Featured Article from Statistics in Medicine on Group Testing in Disease Indentification

Statistics in Medicine has just published a Featured Article on group testing in disease identification in issue 40:17:

Is group testing ready for prime-time in disease identification? by Gregory Haber, Yaakov Malinovsky and Paul S. Albert, Statistics in Medicine2021403865– 3880https://doi.org/10.1002/sim.9003

Abstract: Large-scale disease screening is a complicated process in which high costs must be balanced against pressing public health needs. When the goal is screening for infectious disease, one approach is group testing in which samples are initially tested in pools and individual samples are retested only if the initial pooled test was positive. Intuitively, if the prevalence of infection is small, this could result in a large reduction of the total number of tests required. Despite this, the use of group testing in medical studies has been limited, largely due to skepticism about the impact of pooling on the accuracy of a given assay. While there is a large body of research addressing the issue of testing errors in group testing studies, it is customary to assume that the misclassification parameters are known from an external population and/or that the values do not change with the group size. Both of these assumptions are highly questionable for many medical practitioners considering group testing in their study design. In this article, we explore how the failure of these assumptions might impact the efficacy of a group testing design and, consequently, whether group testing is currently feasible for medical screening. Specifically, we look at how incorrect assumptions about the sensitivity function at the design stage can lead to poor estimation of a procedure’s overall sensitivity and expected number of tests. Furthermore, if a validation study is used to estimate the pooled misclassification parameters of a given assay, we show that the sample sizes required are so large as to be prohibitive in all but the largest screening programs.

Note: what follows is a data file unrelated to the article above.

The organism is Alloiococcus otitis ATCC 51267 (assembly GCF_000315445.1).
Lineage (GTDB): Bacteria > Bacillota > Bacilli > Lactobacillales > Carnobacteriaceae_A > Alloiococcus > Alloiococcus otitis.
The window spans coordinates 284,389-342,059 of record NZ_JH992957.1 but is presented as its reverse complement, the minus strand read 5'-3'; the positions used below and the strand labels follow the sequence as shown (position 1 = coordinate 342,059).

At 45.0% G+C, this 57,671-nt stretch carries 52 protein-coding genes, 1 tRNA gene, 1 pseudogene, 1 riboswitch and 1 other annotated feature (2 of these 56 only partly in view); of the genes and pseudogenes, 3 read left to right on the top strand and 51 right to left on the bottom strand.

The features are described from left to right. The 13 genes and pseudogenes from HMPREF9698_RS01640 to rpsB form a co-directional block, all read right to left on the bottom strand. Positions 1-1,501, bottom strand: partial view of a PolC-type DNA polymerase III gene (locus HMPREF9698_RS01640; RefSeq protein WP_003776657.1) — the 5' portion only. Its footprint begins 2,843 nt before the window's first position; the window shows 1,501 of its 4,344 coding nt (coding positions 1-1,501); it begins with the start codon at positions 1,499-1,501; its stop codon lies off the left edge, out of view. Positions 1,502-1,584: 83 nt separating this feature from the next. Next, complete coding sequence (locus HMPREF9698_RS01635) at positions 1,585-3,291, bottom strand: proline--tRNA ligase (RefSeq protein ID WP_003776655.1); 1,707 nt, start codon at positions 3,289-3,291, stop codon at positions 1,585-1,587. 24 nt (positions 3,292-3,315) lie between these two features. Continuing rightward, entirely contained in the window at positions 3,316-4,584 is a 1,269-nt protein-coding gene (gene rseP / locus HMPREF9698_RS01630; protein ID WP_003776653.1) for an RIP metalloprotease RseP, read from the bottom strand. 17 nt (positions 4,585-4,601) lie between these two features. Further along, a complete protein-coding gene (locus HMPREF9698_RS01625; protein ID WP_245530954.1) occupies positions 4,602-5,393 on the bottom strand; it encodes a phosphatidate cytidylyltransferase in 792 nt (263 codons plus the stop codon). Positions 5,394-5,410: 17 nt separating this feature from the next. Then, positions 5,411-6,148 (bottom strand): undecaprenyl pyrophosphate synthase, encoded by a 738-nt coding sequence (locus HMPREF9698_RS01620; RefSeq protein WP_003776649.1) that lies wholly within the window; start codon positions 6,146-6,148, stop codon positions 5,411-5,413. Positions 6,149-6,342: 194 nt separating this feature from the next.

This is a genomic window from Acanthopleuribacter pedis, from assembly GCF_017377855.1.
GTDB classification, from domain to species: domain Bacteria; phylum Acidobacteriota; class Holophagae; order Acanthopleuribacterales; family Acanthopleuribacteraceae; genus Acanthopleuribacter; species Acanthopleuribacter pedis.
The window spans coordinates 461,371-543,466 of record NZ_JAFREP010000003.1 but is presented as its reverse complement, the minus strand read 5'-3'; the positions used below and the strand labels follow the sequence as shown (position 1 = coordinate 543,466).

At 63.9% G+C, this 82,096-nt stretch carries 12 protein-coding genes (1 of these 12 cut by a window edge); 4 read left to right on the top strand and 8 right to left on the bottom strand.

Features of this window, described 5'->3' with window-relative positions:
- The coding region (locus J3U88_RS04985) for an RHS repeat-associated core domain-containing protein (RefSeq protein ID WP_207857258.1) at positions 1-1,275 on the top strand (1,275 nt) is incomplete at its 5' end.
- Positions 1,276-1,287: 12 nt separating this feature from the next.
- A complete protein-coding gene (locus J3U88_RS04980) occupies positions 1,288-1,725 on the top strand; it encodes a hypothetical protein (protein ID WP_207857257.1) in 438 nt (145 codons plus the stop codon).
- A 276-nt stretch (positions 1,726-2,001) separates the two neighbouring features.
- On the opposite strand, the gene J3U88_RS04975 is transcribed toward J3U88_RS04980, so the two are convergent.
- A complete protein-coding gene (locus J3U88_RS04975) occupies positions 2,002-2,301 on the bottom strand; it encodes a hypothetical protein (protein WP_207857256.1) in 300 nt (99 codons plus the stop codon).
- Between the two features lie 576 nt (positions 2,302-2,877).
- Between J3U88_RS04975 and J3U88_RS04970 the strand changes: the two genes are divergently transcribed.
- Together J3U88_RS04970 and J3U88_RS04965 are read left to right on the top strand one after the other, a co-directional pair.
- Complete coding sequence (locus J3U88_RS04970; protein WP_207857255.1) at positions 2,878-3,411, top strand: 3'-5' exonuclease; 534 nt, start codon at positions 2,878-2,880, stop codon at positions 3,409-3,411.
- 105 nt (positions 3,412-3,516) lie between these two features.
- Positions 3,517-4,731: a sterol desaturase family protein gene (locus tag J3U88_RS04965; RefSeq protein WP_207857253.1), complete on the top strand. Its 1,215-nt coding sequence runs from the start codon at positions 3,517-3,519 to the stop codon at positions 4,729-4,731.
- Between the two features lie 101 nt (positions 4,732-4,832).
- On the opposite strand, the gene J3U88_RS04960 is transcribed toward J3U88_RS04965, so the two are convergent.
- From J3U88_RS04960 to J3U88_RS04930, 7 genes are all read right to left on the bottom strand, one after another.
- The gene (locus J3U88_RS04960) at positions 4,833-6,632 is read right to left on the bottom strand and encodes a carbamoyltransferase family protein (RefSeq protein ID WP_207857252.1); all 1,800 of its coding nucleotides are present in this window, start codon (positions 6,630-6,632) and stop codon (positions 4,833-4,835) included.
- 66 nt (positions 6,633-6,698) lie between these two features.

The article and the accompanying commentaries and rejoinder are all free to read:

Bilder, CRTebbs, JMMcMahan, CSDiscussion on “Is group testing ready for prime-time in disease identification”Statistics in Medicine2021403881– 3886https://doi.org/10.1002/sim.8988

Biggerstaff, BJDiscussion of “Is group testing ready for prime-time in disease Identification?” by Haber, Malinovsky, and Albert, Statistics in Medicine, 2021Statistics in Medicine2021403887– 3888https://doi.org/10.1002/sim.8989

Johnson, W.O. (2021), Comment on “Is Group Testing Ready for Prime Time in Disease Identification?”. Statistics in Medicine, 40: 3889-3891. https://doi.org/10.1002/sim.9078

Haber, GMalinovsky, YAlbert, PSRejoinder to discussion on Is group testing ready for prime-time in disease identification?Statistics in Medicine2021403892– 3894https://doi.org/10.1002/sim.9033


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